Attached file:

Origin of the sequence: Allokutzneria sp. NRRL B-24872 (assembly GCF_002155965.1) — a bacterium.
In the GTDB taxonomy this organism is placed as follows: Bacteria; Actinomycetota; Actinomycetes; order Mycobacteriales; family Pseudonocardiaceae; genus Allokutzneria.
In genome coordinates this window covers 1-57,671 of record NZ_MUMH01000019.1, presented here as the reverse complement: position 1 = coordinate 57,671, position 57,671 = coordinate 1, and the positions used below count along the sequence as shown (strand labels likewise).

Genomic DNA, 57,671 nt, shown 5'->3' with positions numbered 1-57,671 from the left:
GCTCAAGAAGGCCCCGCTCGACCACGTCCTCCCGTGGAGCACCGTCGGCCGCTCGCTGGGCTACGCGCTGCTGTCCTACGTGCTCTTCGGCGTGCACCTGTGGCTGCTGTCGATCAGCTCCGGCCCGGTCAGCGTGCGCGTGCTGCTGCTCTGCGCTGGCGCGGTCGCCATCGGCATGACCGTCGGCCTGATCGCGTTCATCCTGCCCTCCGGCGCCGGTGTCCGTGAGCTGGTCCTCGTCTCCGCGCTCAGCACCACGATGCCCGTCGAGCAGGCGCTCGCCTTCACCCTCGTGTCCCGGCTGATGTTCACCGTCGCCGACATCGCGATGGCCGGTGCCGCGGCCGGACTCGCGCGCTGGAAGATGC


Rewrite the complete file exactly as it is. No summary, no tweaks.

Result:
Origin of the sequence: Allokutzneria sp. NRRL B-24872 (assembly GCF_002155965.1) — a bacterium.
In the GTDB taxonomy this organism is placed as follows: Bacteria; Actinomycetota; Actinomycetes; order Mycobacteriales; family Pseudonocardiaceae; genus Allokutzneria.
In genome coordinates this window covers 1-57,671 of record NZ_MUMH01000019.1, presented here as the reverse complement: position 1 = coordinate 57,671, position 57,671 = coordinate 1, and the positions used below count along the sequence as shown (strand labels likewise).

Genomic DNA, 57,671 nt, shown 5'->3' with positions numbered 1-57,671 from the left:
GCTCAAGAAGGCCCCGCTCGACCACGTCCTCCCGTGGAGCACCGTCGGCCGCTCGCTGGGCTACGCGCTGCTGTCCTACGTGCTCTTCGGCGTGCACCTGTGGCTGCTGTCGATCAGCTCCGGCCCGGTCAGCGTGCGCGTGCTGCTGCTCTGCGCTGGCGCGGTCGCCATCGGCATGACCGTCGGCCTGATCGCGTTCATCCTGCCCTCCGGCGCCGGTGTCCGTGAGCTGGTCCTCGTCTCCGCGCTCAGCACCACGATGCCCGTCGAGCAGGCGCTCGCCTTCACCCTCGTGTCCCGGCTGATGTTCACCGTCGCCGACATCGCGATGGCCGGTGCCGCGGCCGGACTCGCGCGCTGGAAGATGC